Not all browser extensions are used for good. It was recently discovered that several Chrome and Firefox browser extensions were stealing data from individual users and corporations. The data included everything from passwords to genetic information.  Sam Jadali of securitywithsam.com revealed that the following browser extensions were leaking data: Chrome Extensions Branded Surveys HoverZoom Panel Community Surveys PanelMeasurement SpeakIt! Firefox Extensions SaveFrom.net Helper Chrome and Firefox Extensions FairShare Unlock SuperZoom The extensions affected macOS, Windows, Chrome OS, and Ubuntu operating systems and Chromium-based browsers like Opera and Yandex. The collected... Read more...
Google's Chrome browser has for a long time incorporated an Incognito Mode that aims to deliver web surfers more privacy when they are cruising the internet. The problem is that the feature doesn't prevent sites from detecting people who are using Incognito Mode. Google is now saying that later this month, Chrome will plug a loophole that has allowed sites to identify people in Incognito Mode. Google notes that this change will affect some publishers who have used the loophole to deter metered paywall circumvention. Google says that it wants users to be able to access the web privately no matter their reasons for doing so. There are a myriad of reasons why people might want to keep their... Read more...
In the past nine years, Google has awarded over $5 million in bug bounties to security researchers who have found and disclosed security holes in the company's Chrome browser. That is a drop in the bucket for a company like Google, but an enormous sum in its own right. Going forward, bug hunters can expect even bigger payouts. Google is bumping up the reward amounts associated with its bug bounty program for Chrome. These are not minor increases, either—Google is tripling the maximum baseline reward amount from $5,000 to $15,000, and doubling the maximum reward amount for high quality reports from $15,000 to $30,000. In addition, it is doubling the bonus for bugs found by fuzzers running... Read more...
Google is testing an new media control button in its Chrome browser that, when enabled, would allow users to pause and resume playing videos in tabs. As shown in the image above, the button appears in the upper-right side of the browser, next to the URL bar, and is accessible even for videos that are playing in background tabs. The feature is called Global Media Controls (GMC) and is available to test in the Canary build. You can install the Canary version of Chrome without overwriting your main Chrome installation (if you use that browser), as they can coexist without interrupting each other—it is like having a totally separate browser installed. As currently implemented, the play/pause... Read more...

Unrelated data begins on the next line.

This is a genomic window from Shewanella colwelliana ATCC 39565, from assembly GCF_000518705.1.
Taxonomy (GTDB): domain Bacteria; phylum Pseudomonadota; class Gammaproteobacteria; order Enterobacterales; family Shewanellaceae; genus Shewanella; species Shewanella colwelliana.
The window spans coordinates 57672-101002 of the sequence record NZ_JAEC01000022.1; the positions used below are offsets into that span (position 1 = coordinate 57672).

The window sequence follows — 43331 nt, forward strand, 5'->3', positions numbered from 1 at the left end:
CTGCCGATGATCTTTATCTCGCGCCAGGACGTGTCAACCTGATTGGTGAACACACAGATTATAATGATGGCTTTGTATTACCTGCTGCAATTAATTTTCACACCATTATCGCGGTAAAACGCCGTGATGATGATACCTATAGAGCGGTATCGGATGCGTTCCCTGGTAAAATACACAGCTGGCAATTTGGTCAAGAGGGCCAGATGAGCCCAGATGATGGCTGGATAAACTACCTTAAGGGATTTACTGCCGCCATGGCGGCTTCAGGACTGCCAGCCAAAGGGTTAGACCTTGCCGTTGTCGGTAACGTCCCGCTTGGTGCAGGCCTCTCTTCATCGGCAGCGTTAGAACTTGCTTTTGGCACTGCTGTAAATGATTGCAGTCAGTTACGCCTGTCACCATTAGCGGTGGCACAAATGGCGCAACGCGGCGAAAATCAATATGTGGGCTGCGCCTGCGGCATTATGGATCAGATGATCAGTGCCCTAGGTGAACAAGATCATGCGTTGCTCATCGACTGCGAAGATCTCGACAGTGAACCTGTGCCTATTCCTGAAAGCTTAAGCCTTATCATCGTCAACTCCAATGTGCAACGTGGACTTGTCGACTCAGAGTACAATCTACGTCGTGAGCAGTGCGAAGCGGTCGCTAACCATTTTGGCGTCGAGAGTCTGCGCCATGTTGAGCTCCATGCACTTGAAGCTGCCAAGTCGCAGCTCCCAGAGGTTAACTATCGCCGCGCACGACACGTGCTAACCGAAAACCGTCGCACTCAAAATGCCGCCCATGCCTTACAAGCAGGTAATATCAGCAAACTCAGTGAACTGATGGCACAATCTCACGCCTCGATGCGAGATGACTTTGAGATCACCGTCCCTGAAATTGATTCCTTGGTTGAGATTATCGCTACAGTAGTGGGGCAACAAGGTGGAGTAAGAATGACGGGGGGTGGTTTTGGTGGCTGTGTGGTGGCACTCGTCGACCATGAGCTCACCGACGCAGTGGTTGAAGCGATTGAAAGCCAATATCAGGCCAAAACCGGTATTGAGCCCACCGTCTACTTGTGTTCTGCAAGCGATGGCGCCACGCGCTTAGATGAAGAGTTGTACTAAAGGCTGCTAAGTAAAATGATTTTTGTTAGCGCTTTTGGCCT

In this episode of HotHardware’s Two And Half Geeks Podcast, Marco and Dave chat about the beefy 2TB Samsung SSD 970 EVO Plus, Samsung's more cost-efficient Galaxy S10e, HP's MONSTER Omen X Emperium 65 Gaming display, TheC64 -- a full-sized Commodore 64 reboot and more! Show Notes: 05:01 - Samsung SSD 970 EVO Plus 2TB Review: Burly, Speedy NVMe Storage 12:28 - Samsung Galaxy S10e Review: Every Bit A Flagship For Less 22:30 - HP Omen X Emperium 65 Review: Massive 144Hz 4K G-SYNC Gaming 28:50 - TheC64 Is A Full Size Commodore 64 Reboot For 1980s Retro Gaming 35:17 - Study Claims Google Chrome Is Total Spyware And You Should Run To Firefox Now... Read more...
It is common knowledge that websites like to track your activity through cookies, but might we be giving up a bit too much privacy when surfing the web? The answer may depend on the specific browser you are using. In a recent examination of Google Chrome, a tech expert said he uncovered some startling differences in how Chrome and Mozilla's Firefox browsers treat user privacy. Geoffrey A. Fowler is a technology journalist for The Washington Post. It was there that he posted an opinion piece on why he feels that "Chrome has become surveillance software," and why he made the switch to Firefox. The article sits behind a paywall, but has been reprinted at a few other places (hit the link in the Via... Read more...
There are a multitude of suspicious website spread across the web. Should you stumble across a less-than-upstanding site for whatever reason, the common thing to do is close your browser window and carry on. Google wants to change that, though. Google now wants to know when you run across scammy sites so it can ultimately make the web a safer place for everyone. To facilitate a safer internet, it has launched a new Chrome extension that allows users to report suspicious sites to Safe Browsing. The extension is called the Suspicious Site Reporter. The extension helps to protect users by gathering data on sites the user deems suspicious and reporting them to Google Safe Browsing, which Google says... Read more...